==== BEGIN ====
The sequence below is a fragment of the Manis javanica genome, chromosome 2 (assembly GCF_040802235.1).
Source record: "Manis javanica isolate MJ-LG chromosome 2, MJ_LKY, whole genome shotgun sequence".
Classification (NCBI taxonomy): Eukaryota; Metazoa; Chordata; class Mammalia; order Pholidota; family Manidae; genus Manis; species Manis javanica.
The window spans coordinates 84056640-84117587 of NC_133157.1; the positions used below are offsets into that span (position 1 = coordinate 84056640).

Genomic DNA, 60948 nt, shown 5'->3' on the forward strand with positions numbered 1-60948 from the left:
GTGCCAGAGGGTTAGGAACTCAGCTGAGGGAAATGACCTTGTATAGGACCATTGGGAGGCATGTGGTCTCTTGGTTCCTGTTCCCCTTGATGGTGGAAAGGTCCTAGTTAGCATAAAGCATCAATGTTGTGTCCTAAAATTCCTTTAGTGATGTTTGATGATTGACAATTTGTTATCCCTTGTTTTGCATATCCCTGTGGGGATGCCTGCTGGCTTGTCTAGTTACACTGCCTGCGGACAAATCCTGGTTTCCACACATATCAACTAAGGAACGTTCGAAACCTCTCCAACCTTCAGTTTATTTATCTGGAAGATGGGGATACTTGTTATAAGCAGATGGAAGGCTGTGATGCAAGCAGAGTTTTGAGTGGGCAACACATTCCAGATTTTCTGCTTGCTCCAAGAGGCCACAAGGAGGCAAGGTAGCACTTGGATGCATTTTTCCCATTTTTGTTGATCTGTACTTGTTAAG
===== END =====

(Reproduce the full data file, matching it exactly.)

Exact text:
The sequence below is a fragment of the Manis javanica genome, chromosome 2 (assembly GCF_040802235.1).
Source record: "Manis javanica isolate MJ-LG chromosome 2, MJ_LKY, whole genome shotgun sequence".
Classification (NCBI taxonomy): Eukaryota; Metazoa; Chordata; class Mammalia; order Pholidota; family Manidae; genus Manis; species Manis javanica.
The window spans coordinates 84056640-84117587 of NC_133157.1; the positions used below are offsets into that span (position 1 = coordinate 84056640).

Genomic DNA, 60948 nt, shown 5'->3' on the forward strand with positions numbered 1-60948 from the left:
GTGCCAGAGGGTTAGGAACTCAGCTGAGGGAAATGACCTTGTATAGGACCATTGGGAGGCATGTGGTCTCTTGGTTCCTGTTCCCCTTGATGGTGGAAAGGTCCTAGTTAGCATAAAGCATCAATGTTGTGTCCTAAAATTCCTTTAGTGATGTTTGATGATTGACAATTTGTTATCCCTTGTTTTGCATATCCCTGTGGGGATGCCTGCTGGCTTGTCTAGTTACACTGCCTGCGGACAAATCCTGGTTTCCACACATATCAACTAAGGAACGTTCGAAACCTCTCCAACCTTCAGTTTATTTATCTGGAAGATGGGGATACTTGTTATAAGCAGATGGAAGGCTGTGATGCAAGCAGAGTTTTGAGTGGGCAACACATTCCAGATTTTCTGCTTGCTCCAAGAGGCCACAAGGAGGCAAGGTAGCACTTGGATGCATTTTTCCCATTTTTGTTGATCTGTACTTGTTAAG